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    Contributors

    Integrated Warm Up for the Squat

    Integrated Warm Up for the Squat from Pedestal Footwear on Vimeo.

     

    We all know that squatting is a critical component to any solid strength and conditioning program. 

    The more you squat (with good technique), both in the form of additional weight and volume, the more your body will become a furnace of muscle, eating away at your weaknesses and body fat. It sounds scary but I assure you squatting is always worth it.

    Stevan was kind enough to bring us through one of his favorite warm up routines for squatting. For a big man this guy can really move so take a look, integrate some of his techniques into your routine, and let us know how it goes. 

    Happy Squatting!

    -The Pedestal Savages 

    Integrated Deadlift Warm Up with Freeborn Training Systems

    Integrated Warm Up for the Deadlift from Pedestal Footwear on Vimeo.

         We met Stevan at The Fitness Summit this past April and were immediately impressed with his passion for training and how he applies his knowledge to his clients and his own programming.

         Our beliefs are similar in that movement is critical above all else. That being said, we recently read a quote from longtime friend and trainer Eric Cressey which we think applies to an ideal training methodology; 

    "Not all motion is good motion. Don't celebrate full ROM unless it's coming from the right places and is accompanied by sufficient stability."

         Movement & Motion, when done well, are the keys to staying healthy and improving strength. With the help of Stevan's Warm Ups, and the support of Pedestal Footwear, we know you are well on your way to new PR's.

         Happy Lifting & Keep Crushing!

         -The Pedestal Savages

    April- Strength Training For Runners

    April- Strength Training For Runners

    Runners should not just run. No, this is not some sick April fools day joke either. Start incorporating some strength exercises into your routine. Whether you are a competitive marathon runner or run recreationally, incorporating strength exercises into your routine will prevent injury and increase performance.

    This month, Brandon LaVack (lavackfitness.com) will be taking us through various exercises and training tips for runners.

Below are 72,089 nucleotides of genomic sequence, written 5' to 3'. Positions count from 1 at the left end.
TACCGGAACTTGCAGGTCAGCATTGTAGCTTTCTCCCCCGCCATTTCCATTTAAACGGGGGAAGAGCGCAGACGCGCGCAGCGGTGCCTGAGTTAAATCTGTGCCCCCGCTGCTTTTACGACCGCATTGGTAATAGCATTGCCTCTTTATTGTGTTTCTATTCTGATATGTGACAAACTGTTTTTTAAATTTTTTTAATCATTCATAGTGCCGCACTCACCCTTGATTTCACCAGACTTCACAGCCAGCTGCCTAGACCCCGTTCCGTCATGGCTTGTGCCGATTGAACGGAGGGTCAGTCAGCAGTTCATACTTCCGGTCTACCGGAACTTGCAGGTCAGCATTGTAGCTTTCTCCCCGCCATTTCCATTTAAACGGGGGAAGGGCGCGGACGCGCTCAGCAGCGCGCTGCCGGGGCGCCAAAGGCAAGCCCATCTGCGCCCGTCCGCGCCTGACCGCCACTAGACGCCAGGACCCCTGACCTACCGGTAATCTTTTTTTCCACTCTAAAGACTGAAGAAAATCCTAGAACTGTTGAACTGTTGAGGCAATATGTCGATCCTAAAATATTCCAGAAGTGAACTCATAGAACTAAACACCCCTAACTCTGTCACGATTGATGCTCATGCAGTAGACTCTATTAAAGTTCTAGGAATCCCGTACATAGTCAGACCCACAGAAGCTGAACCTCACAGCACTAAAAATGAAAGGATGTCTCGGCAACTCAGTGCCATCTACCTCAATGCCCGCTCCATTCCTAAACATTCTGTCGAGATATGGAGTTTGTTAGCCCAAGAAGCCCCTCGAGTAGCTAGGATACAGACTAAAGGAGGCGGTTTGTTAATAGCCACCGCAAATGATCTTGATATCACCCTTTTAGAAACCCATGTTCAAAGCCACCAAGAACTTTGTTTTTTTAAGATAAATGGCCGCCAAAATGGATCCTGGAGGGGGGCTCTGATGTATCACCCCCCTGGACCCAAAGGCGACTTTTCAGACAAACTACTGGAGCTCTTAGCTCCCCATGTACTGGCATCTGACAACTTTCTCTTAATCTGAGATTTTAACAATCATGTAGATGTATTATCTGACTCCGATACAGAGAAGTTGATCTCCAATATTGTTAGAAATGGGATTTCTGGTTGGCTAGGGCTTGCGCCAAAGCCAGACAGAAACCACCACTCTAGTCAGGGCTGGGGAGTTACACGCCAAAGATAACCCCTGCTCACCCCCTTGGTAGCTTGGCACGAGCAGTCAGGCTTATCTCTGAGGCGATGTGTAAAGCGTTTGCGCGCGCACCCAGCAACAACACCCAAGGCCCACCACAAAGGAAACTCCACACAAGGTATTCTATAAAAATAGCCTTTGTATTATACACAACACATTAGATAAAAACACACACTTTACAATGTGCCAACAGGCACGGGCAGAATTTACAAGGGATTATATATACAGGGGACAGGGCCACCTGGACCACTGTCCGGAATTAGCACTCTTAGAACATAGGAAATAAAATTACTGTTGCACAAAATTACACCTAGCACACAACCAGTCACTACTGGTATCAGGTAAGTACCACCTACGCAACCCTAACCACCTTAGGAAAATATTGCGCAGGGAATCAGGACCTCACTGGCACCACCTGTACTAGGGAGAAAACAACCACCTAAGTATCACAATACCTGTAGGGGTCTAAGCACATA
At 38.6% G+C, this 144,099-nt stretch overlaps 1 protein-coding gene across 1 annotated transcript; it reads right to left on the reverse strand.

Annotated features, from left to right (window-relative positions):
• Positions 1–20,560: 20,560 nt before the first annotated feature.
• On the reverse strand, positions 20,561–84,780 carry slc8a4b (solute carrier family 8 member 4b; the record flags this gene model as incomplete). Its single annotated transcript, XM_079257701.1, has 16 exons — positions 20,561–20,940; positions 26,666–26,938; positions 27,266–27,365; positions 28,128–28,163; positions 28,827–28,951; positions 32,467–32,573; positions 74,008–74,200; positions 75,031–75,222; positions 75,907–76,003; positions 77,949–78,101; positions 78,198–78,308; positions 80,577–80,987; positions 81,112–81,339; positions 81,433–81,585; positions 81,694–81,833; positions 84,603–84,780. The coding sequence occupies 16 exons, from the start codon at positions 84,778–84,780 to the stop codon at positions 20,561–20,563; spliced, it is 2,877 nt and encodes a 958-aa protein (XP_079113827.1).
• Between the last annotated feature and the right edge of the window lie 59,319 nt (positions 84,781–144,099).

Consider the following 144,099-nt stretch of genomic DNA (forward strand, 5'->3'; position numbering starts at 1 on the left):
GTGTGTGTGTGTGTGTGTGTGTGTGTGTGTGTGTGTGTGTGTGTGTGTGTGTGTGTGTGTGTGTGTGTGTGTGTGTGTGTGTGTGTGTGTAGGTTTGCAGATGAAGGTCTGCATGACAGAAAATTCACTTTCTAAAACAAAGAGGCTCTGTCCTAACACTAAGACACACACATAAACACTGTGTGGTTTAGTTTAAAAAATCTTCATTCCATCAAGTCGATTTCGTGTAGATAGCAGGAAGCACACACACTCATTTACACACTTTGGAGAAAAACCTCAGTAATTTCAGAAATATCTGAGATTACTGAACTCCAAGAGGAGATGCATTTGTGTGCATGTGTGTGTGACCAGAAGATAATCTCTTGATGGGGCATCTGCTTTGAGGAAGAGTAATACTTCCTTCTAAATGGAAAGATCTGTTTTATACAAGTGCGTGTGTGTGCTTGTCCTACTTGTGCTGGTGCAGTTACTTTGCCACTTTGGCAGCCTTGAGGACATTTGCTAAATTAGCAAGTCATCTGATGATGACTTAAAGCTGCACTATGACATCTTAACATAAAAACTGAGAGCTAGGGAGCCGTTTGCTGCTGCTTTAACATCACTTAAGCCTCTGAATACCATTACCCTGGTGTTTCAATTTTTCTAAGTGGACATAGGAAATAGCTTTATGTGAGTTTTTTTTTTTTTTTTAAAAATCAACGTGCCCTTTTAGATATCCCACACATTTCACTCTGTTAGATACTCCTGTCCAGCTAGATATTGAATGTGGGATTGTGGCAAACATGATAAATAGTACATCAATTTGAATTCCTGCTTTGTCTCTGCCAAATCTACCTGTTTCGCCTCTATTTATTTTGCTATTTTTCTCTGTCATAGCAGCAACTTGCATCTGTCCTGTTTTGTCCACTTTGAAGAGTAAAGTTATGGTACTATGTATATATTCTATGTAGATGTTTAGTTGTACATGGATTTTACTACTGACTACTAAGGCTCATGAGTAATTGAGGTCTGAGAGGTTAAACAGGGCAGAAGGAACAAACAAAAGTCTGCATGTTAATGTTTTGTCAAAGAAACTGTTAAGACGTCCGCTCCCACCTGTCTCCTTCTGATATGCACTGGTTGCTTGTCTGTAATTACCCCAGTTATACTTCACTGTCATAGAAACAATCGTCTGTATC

In our first week, Brandon walks us through the Banded Lateral Toe Tap.

    Reason: Correcting Arm Swinging Across the Body

    Have you ever noticed that no matter how much you focus on correcting your arms and making them move forward and backward as soon as you stop thinking about it your hands are crossing your body again?

    How about if this wasn't due to a "poor form issue" and rather your body's way of trying to help off-set your hips. A lack of control of your hips in both a lateral and transverse plane could easily manifest, and often does, as a crazy arm swing issue.

    The Banded Lateral Toe Tap helps to address weakness in lateral and rotational control by gaining some stability back to the outer hips in a single-leg fashion.

     

    Cues:

    1) Slight bend of the planted leg.
    2) Keep the body as perpendicular to the ground as possible.
    3) Shift the weight into the planted leg without moving the upper body.
    4) Bring out the non-planted leg as far as possible, gently touching the foot to the floor and bringing it back.

    Tips:

    1) Go slow with this movement. It's not about speed, but rather control of the movement.
    2) If you don't feel it in your outer hips, make sure your set-up is correct, as this movement does a great job activating these muscles.
    3) While it's just demonstrated directly out to the side, you can explore different reaching positions and aim diagonally in front or backwards. Changing the stimulus provided isn't a bad idea.

     

     

     

    Battle Ropes

    Happy Spring Savages! With the warm weather around the corner, Greg goes over the battle ropes and its many benefits. Time to get shredded in your Pedestals!
    Here is Greg's explanation and video:
    "The Battle rope is one of my all time favorite conditioning workouts. One of the main reasons why I love implementing the battle rope into my conditioning routine is because its low impact and doesn't put too much stress on the joints all while still giving you a killer workout. Its also a great functional training tool. It helps you learn to apply force through the ground, through your core and out of your extremities. If you want to use the ropes for endurance choose a work to rest ratio like 45:15 and perform an exercise at a moderate speed such as a two arm wave. If you are shooting for power, try going with a shorter but even work to rest ration like 20:20. The two arm slam is a great power exercise to use with this ratio. Check out the video below for some great battle rope variations to try out in your next routine."
    Key Points
    Apply force through the ground
    Keep your core engaged and tight

     

    Exercise Order
    1. Alternating wave
    2. Two Arm Wave
    3. Alternating Slam
    4. Two Arm Slam
    5. Two Arm Lateral Wave
    6. Two Arm Circles
    7. Rope Jacks
    8. Alternating Wave Squat
    9. Alternating Wave Reverse Lunge
    10. High Plank Single Arm Wave
    11. Russian Twist Slam

     

     

     

    Sled Work

    Sled Work

    This week we explore the sled and the variations of exercises you can do with one. For those of you who do not have access to a sled, there are other alternatives. One of our favorites is finding a wooden floor (sports court, hallway, yoga room, etc) and placing a weight on a towel and pushing back and forth.
    As Greg mentions in his video below, the sled is great for a recovery day and does not require much weight at all to really be effective. Focus on speed, power, and movement rather than weight and distance.